Contributor:
John E Dunn
August 19th, 2013

The NSA is Worried About its Sysadmins. But isn’t Everyone?

Plans to reduce admin numbers by 90% have probably been misunderstood

A year ago, few beyond the realms of computer security, politics and journalism had even heard of the US National Security Agency (NSA) let alone could explain what it did. Then the Edward Snowden affair happened and suddenly one of the world’s most secretive organizations overnight turned into one which has had its every action and statement pored over with huge fascination.

Even so, when NSA director General Keith Alexander turned up at the International Conference on Cybersecurity in New York on 8 August to speak at a roundtable discussion, he probably didn’t think he was going to say much that hadn’t already been said in recent weeks.

Then he mentioned plans to reduce the number of NSA IT system administrators by a dramatic-sounding 90 percent, and people’s ears pricked up.  Edward Snowden was a system administrator, of course, one of around 1,000 employed by the Agency itself, or indirectly through consultancy firms. Was this a way of saying that sysadmins at the NSA had too much power and getting rid of them would reduce the risk of another embarrassing breach?

There is nothing new in IT departments wanting to reduce costs and management overhead by cutting headcount but there seems to have been an assumption that reducing the number of sysadmins is the same as chopping headcount. This is a misunderstanding; but one that reveals some fascinating misconceptions about the job done by sysadmins and the nature of security management.

There was a time when admins were basically men and women flitting from screen to screen and chair to chair but those days are fast disappearing. Since a wave of security threats turned IT provision on its head, admins have come to be seen as roles not heads.

From a security perspective the number of sysadmins is barely half the story; it’s the power they have and how it’s managed (or not managed) that is the real measurement. Put another way, for the NSA or any other organization to fire 90 percent of its sysadmins as if this on its own improves security would be an empty strategy.  It’s the privileges and oversight of sysadmins that defines an organization’s security posture, not their number. Even one unmanaged sysadmin with unaccountable and unmanaged access is too many, something underlined by Snowden’s sudden defection.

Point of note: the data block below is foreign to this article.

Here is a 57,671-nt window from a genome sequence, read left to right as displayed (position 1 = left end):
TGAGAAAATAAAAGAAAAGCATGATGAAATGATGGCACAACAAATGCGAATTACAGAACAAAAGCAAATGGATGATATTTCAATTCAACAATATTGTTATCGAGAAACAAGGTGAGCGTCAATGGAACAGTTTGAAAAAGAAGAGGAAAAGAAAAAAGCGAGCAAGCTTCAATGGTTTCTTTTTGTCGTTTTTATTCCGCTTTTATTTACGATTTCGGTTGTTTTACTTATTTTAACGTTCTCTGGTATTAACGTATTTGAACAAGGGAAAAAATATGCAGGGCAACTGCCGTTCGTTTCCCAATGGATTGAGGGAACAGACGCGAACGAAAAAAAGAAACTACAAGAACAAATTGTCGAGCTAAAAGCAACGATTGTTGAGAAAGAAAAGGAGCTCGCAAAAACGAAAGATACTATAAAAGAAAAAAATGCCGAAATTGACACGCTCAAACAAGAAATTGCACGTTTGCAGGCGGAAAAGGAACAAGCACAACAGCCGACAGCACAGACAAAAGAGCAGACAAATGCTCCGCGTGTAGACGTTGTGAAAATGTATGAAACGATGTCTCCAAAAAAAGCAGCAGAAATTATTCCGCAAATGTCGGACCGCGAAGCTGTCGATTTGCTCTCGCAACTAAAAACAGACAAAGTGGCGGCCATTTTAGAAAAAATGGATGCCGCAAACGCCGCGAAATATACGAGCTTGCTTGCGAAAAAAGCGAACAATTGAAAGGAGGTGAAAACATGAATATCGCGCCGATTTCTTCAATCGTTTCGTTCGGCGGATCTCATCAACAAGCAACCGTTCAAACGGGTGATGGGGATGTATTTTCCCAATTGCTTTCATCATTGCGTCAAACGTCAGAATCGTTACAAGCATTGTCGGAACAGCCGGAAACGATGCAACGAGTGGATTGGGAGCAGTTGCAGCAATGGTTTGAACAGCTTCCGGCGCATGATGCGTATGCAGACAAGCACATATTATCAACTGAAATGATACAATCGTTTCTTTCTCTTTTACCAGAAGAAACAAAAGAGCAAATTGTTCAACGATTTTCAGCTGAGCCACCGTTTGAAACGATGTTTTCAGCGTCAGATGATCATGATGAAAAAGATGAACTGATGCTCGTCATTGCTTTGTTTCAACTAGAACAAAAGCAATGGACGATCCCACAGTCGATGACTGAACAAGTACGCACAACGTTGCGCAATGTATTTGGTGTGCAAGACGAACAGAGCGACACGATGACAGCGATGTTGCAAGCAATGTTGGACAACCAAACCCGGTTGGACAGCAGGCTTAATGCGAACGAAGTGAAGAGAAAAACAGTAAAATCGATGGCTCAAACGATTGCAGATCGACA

It’s a concept that is second nature to anyone working with privilege management because in this model everyone is a user regardless of the words on their business card. Some users need access at a specific moment to specific resources but this is granted with careful oversight and the support of audited reports. If that resource is sensitive then access is kept to a minimum required for the task.

It’s an idea touched on in previous blogs, Whose job is it to watch the admins? And also in How a single rogue admin humbled Switzerland’s intelligence agency. There are numerous precedents for the Snowden affair.

This idea is of privilege management is now mainstream enough to be considered industry best practice in many quarters, which brings us back to General Alexander’s plans. The nature of the NSA means we will never be able to study them in detail but it is much more likely that he was referring to a rationalization of roles than a simple reduction in numbers.  He also mentioned using pairs of admins to approve certain actions. Regardless, from an executive standpoint General Alexander is absolutely right to take the issue seriously and you’d assume every CEO will now give it similar attention.

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